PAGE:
Sunday, May 13, 2007

My Very Own Sourdough

May 13, 2007
After all the complaining I did about my slow-starting starter, I feel very proud to announce that what it lacked in speed, it made up for in staying power. I made the basic sourdough bread in Peter Reinhart's The Bread Baker's Apprentice. I like this book, although I don't find that he has the same comforting, reassuring voice that Rose has. With Rose's recipes, I always felt that I knew exactly what texture the dough should be, and I knew as I went along that things were going to be all right. And I used Rose's shaping techniques, which seem more understandable to me. I liked that his sourdough recipe made two loaves. I was going to bake them both yesterday, but then it occurred to me that I could just put the dough back in the refrigerator, where it would just gain in flavor overnight. On Saturday I used La Cloche to make a boule.

This was a very nice loaf of bread, although I think it could have done with another five minutes in the oven. With Wonder Bread being a zero and San Francisco sourdough being a ten, I prefer a four or five on the sourdough scale--this was about a 3.5, which was pretty impressive for its first outing.
Today I got out my baguette pan and made one baguette.

I could have made two loaves--this one rose much more enthusiastically than I expected, and nearly popped out of the baguette pan. I may have overcompensated a bit for the first loaf, which was a little too pale. But this one tasted just about perfect--the overnight refrigeration was an excellent idea--with a few cheeses, some Italian salami, and strawberries. And wine. Jim bought two bottles of wine (pouilly-fuisse and pinot noir) for Mother's Day, and naturally I had to try both since he bought them just for me. I thought the white wine had the edge, but it was necessary to keep sampling so I could be sure. Sarah and Jim agreed, using the same technique.
We're going to Vancouver and then to Alaska, so I have only one more weekend to bake bread before we leave. Elizabeth gave me Peter Reinhart's Crust and Crumb for Mother's Day, and I think I'll try something from that book. My bread cookbook collection now numbers five.


Melinda said...

Marie, well done. They look terrific.
(Don't you feel bad that you yelled at your starter?)

breadchick said...

YEAH!!! Very well done on your first outing! In fact, very very well done!!!

Doughadear said...

Your sourdough breads look wonderful! Well done! I recently picked up Peter Reinhart’s wonderful Baker’s Apprentice and as I am going through a recipe I am thinking Rose would be explaining much more here. Ultimately the recipe works out fine it’s just more reassuring to have Rose take you every step of the way. When I made my first loaf of sourdough I was floored by its exceptional taste and that it was not very sour at all. I assumed all sourdough breads were as sour as the San Francisco sourdoughs you buy at the store. By far I prefer homemade.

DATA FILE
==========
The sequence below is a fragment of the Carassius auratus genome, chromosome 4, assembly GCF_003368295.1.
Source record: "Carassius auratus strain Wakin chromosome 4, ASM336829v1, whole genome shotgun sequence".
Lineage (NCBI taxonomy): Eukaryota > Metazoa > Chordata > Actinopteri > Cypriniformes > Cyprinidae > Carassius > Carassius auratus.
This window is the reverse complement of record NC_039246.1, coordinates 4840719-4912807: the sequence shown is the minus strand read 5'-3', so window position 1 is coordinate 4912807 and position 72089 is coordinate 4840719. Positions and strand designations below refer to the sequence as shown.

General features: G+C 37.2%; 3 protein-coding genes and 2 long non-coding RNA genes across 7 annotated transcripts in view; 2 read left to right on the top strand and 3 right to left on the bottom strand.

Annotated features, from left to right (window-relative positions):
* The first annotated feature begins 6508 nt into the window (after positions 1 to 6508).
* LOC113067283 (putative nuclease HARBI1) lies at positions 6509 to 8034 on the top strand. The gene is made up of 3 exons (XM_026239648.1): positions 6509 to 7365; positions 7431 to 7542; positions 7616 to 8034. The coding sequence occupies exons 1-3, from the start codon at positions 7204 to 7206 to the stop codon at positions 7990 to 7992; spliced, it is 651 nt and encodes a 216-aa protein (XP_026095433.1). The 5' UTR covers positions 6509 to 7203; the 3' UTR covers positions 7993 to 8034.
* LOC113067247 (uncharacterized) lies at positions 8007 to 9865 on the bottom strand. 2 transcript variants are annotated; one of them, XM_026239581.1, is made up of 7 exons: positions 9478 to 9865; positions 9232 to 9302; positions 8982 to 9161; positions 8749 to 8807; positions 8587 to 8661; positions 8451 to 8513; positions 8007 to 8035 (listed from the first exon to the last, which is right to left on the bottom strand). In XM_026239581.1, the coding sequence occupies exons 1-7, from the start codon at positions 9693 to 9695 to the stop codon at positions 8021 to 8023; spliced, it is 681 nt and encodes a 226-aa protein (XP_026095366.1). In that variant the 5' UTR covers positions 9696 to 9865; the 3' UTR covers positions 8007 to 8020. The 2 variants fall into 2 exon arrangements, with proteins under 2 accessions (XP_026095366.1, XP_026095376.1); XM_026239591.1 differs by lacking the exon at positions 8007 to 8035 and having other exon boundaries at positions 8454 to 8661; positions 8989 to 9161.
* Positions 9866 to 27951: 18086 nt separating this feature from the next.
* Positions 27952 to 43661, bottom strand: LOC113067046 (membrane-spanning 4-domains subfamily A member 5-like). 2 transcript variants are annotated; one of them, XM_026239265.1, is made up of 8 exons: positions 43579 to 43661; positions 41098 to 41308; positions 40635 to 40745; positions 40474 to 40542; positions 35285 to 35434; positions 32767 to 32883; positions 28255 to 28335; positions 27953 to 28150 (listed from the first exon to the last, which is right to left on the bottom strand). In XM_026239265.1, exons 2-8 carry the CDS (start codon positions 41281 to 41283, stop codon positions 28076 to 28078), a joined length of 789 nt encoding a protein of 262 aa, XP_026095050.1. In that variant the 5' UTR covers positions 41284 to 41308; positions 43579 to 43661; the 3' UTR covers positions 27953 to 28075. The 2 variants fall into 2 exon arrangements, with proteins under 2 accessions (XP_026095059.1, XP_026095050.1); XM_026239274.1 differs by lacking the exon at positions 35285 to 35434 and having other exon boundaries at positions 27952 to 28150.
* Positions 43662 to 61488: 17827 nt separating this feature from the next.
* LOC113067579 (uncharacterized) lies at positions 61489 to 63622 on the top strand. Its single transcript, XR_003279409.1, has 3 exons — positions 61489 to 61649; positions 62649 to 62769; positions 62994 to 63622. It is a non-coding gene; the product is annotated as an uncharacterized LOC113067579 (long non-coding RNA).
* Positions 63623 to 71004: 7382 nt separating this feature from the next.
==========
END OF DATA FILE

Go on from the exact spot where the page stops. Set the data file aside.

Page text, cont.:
Knead2quilt said...

Breadbasketcase, I have enjoyed your writing for a long time now. Hope you'll keep it up. I have all of PR's books, including Crust & Crumb and I heartily recommend the Yeasted Multigrain Bread. Be sure to have some cooked brown rice available to put in the dough and be sure to add some sunflower seeds. It's my favorite sandwich/toasting bread. K2Q

Anonymous said...

OH! What beauties!!! I am so hungry now ... esp for that baguette.

Congrats, mama!!!! : )


evil cake lady said...

hooray!! your sourdough starter went through it's sullen teenage phase and has emerged a well behaved adult...and what lovely loaves of bread you made together!

i love super sour sourdough, but then again i grew up in the SF bay area...

breadbasketcase said...

I've apologized profusely to my starter. We have forgiven each other.

Yes, I like the subtle tang of this sourdough. And, you're right--it did turn out fine, even without all the reassuring words.

Thanks for the recommendation--I was looking at the recipe for that multigrain bread. It looks very hearty.

Thanks--my Mother's Day present to myself.

I should have remembered about the sullen teenage phase!

Kim Ode said...

Those are gorgeous loaves; I can almost smell them. And your baguette has all the colors!Good oven, good starter, good baker.

Anonymous said...

I love Crust and Crumb. My first bread was Bread Alone, which was much more exacting in its demands, but when I got C&C it seemed to all finally make sense and I kept a levain going for a year, making bread almost every weekend. Then a friend gave me the Bread Bible saying that EVERY recipe turns out well, and I have found that to be the case.

Keep on baking

breadbasketcase said...

Thanks--I was pleased with how they turned out. My strengths as a baker are stubbornness and reading recipes all the way through at least twice. I'm not a baker in the way that, say, Pat Roberts is. When I saw her stretch out that potica dough, I knew I was watching a master.

It's amazing how much there is to learn about bread baking, isn't it? I chose bread over pies and pastries because it seemed so much easier--now that I've been doing it for over a year, I don't think it's easy, but it's very satisfying.